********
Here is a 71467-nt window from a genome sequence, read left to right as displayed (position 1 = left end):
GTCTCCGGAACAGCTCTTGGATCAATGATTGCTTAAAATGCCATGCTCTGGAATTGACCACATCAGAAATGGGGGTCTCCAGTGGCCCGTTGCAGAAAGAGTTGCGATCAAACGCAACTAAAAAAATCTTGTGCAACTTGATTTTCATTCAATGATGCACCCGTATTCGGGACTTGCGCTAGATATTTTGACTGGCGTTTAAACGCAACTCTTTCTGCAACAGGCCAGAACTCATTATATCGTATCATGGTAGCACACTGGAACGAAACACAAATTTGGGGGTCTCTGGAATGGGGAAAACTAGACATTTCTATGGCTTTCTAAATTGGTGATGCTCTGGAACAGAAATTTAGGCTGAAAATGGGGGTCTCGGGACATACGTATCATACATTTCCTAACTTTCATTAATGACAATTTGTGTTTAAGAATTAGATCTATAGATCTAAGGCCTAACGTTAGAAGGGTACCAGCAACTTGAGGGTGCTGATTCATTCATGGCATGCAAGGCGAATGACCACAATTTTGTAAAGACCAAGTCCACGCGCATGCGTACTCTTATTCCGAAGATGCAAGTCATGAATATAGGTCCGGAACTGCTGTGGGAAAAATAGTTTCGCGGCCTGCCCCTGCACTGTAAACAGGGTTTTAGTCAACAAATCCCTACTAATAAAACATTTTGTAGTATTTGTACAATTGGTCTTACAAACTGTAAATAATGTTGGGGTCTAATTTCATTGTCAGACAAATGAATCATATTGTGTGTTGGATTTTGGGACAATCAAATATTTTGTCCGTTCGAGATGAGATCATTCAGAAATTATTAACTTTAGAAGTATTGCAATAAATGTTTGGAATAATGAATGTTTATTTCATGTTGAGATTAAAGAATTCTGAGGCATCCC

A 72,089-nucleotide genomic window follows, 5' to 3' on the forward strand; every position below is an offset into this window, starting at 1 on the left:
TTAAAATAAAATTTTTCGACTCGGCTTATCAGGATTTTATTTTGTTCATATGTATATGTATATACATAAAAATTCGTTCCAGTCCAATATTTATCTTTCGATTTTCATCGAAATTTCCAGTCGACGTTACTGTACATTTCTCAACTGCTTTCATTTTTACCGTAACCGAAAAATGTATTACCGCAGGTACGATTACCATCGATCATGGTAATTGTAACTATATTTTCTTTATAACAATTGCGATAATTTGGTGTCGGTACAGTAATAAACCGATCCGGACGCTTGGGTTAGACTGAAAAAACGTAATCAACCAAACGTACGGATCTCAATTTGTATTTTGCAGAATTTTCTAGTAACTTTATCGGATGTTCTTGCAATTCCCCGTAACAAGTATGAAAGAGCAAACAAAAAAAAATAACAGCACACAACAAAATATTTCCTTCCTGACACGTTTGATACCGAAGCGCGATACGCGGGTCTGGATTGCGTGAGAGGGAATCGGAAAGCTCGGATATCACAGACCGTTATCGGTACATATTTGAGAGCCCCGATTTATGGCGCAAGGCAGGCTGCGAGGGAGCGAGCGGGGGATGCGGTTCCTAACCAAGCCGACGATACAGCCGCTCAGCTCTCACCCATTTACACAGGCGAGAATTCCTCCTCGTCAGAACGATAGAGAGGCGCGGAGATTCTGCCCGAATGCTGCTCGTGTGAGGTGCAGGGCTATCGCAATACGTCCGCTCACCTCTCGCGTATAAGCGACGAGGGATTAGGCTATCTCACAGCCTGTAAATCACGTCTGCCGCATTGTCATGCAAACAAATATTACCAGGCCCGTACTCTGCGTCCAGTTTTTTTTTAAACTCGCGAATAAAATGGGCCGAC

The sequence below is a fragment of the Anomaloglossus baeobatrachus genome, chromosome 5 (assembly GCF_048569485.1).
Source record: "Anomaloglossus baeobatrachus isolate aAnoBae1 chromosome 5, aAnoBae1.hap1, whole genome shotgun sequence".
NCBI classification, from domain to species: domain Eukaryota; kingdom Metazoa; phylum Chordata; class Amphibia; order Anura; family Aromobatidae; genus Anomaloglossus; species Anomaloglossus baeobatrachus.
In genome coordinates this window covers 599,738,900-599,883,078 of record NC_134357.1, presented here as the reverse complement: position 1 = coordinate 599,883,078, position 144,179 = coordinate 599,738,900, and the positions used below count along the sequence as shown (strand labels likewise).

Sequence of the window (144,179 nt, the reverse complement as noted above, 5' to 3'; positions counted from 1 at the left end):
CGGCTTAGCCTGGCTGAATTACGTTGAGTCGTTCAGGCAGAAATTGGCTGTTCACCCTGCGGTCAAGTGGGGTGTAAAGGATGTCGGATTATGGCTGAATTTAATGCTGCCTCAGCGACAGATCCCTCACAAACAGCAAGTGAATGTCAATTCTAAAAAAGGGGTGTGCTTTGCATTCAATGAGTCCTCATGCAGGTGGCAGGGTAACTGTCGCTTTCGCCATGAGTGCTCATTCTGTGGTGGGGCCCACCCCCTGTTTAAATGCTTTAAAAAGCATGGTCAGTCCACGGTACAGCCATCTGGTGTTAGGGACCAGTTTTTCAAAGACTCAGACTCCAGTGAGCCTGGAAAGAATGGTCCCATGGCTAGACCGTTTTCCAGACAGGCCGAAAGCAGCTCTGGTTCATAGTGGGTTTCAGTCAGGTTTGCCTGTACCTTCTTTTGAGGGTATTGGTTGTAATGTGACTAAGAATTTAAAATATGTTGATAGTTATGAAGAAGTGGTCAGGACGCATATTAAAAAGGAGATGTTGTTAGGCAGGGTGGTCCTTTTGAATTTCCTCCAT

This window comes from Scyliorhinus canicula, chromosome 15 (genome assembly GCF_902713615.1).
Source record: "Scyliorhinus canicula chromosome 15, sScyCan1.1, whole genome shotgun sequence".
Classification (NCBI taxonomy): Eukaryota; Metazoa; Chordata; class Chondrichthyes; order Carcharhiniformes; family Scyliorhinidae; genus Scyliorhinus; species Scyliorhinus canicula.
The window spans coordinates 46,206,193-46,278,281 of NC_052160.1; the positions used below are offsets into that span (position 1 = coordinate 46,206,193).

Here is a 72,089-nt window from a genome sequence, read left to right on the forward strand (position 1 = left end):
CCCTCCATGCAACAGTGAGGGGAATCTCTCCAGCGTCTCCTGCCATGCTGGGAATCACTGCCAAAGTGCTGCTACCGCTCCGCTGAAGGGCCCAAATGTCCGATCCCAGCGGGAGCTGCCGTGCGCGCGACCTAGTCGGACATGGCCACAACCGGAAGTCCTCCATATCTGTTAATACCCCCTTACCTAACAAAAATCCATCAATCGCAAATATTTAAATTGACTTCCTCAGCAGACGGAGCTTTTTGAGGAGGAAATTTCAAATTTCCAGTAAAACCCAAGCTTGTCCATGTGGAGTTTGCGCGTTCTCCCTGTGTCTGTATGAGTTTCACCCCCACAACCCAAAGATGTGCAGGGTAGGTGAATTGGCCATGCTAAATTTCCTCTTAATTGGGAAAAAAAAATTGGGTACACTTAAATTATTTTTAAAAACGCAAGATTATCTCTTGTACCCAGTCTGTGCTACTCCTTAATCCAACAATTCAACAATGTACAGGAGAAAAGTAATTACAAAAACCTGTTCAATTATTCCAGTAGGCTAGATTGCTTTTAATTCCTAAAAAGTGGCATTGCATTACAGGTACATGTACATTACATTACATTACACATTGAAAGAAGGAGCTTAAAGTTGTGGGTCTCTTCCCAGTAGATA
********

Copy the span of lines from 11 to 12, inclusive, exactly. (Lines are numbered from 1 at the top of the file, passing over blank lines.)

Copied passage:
This window comes from Scyliorhinus canicula, chromosome 15 (genome assembly GCF_902713615.1).
Source record: "Scyliorhinus canicula chromosome 15, sScyCan1.1, whole genome shotgun sequence".